What character in Pride and Prejudice do you dislike?
I dislike Mr. Collins, as do the majority of the characters (at least, most of the intelligent ones) in the novel. The narrator tells us that he "was not a sensible man" and that he is "a mixture of pride and obsequiousness, self-importance and humility." What makes his stupidity and obnoxiousness so much more difficult to bear is the fact that he thinks so highly of himself, his abilities, and his station in life that one could scarcely ignore him if one tried. He insists on claiming dances with Elizabeth at the Netherfield ball and then treading on her feet and ruining the dance because he doesn't know the steps. He insists on personally addressing Mr. Darcy about Darcy's own family when he has not been formally introduced. He insists on expounding publicly on the virtues of music, at a party, for a lengthy period of time. He is a nightmare.
Furthermore, his opinions about female reading are directly opposed to Elizabeth's and Mr. Darcy's, characters with whom we are obviously meant to agree and identify. Mr. Collins protests "that he never read novels" and discusses his observation of "how little young ladies are interested by books of a serious stamp, though written solely for their benefit. It amazes [him] [...]—for certainly, there can be nothing so advantageous to them as instruction." So, this ridiculous man finds himself to be such an expert on female behavior—mind you, a man who falls for and proposes to a woman who cannot possibly have any interest in him whatsoever and then proposes to another woman within days, a woman who accepts him only because she desires to be married—that he insists on the female need for instruction in the world? No, we are not supposed to like him, and I do not.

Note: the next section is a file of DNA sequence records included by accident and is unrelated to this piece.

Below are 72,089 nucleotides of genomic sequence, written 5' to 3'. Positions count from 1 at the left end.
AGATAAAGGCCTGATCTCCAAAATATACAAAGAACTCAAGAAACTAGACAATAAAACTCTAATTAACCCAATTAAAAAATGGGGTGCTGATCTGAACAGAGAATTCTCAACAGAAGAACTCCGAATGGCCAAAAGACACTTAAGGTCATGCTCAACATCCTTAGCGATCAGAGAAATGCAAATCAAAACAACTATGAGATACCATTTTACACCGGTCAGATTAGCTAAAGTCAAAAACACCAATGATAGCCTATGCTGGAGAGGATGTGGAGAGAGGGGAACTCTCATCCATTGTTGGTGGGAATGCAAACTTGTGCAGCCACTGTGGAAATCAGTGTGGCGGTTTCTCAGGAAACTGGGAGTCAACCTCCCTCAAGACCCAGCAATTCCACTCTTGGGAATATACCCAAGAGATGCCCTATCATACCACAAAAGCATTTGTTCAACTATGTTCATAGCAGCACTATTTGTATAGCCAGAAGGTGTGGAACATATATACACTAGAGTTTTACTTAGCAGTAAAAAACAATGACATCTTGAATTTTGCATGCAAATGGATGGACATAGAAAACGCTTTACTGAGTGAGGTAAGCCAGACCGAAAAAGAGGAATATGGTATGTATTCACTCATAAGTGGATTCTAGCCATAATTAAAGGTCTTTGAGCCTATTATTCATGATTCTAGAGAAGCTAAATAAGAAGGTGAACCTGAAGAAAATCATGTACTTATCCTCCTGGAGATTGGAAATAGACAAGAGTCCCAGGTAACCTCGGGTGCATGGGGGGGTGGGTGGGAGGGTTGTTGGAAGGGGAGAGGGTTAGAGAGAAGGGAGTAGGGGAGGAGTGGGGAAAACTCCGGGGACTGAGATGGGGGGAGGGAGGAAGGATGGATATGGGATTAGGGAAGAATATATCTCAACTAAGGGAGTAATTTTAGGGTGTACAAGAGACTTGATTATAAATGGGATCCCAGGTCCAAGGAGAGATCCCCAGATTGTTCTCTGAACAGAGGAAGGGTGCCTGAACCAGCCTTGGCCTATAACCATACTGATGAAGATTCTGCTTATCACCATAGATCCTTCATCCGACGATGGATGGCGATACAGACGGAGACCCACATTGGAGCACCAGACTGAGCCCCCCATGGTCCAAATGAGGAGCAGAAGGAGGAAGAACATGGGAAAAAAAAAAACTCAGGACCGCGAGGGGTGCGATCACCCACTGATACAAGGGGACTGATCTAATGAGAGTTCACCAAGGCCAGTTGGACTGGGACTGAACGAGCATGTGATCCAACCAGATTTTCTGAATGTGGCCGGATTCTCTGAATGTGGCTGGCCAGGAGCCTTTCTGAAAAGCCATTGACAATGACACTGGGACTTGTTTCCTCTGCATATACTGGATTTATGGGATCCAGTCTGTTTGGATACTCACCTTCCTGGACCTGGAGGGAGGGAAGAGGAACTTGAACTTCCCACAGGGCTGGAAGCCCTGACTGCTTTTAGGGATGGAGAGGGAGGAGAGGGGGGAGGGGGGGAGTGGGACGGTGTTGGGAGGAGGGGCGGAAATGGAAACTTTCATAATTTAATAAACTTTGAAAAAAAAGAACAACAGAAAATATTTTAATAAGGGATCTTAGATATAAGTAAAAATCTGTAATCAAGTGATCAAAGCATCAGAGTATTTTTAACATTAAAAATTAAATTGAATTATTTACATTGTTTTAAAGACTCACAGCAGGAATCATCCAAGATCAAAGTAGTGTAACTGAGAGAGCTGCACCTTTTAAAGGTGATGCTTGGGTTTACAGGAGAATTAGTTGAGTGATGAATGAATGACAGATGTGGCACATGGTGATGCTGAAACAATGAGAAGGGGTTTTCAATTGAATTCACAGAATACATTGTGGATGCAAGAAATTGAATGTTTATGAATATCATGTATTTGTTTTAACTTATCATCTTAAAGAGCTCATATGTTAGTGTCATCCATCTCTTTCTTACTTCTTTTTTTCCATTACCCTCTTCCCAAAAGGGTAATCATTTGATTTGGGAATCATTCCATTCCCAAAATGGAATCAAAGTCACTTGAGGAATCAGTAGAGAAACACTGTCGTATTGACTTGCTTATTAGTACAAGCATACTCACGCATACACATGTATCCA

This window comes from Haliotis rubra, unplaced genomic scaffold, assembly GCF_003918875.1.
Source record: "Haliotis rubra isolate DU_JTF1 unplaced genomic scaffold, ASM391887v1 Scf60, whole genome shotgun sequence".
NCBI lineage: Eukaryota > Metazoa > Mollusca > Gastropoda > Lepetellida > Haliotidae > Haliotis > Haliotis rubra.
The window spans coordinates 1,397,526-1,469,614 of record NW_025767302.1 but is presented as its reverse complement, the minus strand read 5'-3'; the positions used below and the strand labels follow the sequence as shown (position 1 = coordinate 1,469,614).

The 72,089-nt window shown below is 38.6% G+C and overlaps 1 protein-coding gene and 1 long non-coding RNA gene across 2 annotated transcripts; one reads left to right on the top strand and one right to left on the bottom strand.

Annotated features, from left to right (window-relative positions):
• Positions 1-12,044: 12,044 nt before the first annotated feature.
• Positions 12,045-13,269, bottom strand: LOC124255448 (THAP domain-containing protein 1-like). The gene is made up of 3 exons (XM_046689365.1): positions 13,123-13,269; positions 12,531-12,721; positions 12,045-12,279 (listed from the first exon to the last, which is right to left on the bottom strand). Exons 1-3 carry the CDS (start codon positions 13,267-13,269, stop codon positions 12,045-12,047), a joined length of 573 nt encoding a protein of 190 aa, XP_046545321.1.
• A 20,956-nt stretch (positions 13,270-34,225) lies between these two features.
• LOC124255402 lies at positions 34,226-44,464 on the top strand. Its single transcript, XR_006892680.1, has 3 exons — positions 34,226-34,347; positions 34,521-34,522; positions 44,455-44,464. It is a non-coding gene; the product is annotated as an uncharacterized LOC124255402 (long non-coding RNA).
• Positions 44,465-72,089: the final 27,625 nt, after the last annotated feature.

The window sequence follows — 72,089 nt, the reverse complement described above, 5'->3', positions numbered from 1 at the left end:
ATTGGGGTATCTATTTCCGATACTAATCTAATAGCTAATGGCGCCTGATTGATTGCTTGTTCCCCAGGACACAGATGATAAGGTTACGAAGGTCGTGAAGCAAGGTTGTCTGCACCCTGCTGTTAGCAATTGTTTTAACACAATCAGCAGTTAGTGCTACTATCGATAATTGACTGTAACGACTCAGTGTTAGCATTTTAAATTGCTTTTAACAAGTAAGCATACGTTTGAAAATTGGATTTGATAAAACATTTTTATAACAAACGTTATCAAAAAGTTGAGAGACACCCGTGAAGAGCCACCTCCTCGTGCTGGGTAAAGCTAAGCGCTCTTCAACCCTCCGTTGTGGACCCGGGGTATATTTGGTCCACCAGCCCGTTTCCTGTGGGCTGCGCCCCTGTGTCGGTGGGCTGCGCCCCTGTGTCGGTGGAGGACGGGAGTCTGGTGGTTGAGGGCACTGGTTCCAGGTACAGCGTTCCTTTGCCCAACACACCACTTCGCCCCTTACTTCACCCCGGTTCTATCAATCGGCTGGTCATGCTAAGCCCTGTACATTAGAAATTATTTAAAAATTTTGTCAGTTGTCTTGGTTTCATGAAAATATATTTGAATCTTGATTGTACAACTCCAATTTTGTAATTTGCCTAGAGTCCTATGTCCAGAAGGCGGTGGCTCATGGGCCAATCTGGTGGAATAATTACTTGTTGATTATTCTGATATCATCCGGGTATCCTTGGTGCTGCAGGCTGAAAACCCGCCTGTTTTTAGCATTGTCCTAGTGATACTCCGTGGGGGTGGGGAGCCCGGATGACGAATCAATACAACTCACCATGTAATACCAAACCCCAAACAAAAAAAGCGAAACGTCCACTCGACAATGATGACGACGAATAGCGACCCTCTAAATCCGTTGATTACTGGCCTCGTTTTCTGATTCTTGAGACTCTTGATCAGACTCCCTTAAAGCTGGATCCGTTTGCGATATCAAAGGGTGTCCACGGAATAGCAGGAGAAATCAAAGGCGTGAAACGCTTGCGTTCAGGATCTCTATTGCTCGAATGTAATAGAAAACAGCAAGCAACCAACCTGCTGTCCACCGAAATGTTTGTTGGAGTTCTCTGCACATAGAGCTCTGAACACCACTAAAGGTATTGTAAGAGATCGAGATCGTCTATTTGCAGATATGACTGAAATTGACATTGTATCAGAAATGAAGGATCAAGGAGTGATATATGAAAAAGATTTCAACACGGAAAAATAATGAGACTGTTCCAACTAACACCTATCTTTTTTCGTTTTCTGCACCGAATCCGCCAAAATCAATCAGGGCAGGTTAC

Probably every reader of Pride and Prejudice dislikes Mr. Collins, not only because he is the reason that the Bennet daughters must find financial support through marriage, but also because he is an incredibly ridiculous character. He spends time constructing compliments to bestow on young women and then delivers them in the most awkward manner; he insists on making himself seen and heard where he is not wanted; and he refuses to understand that Elizabeth does not want to marry him.
I also dislike Mrs. Bennet, if only because she, too, can be somewhat silly in her ideas. Although I'd like to add her lack of concern for her daughters' marital happiness as a reason, I have to understand that she was worried that they would be left penniless upon her husband's death. Finding a husband--any husband--was of extreme importance.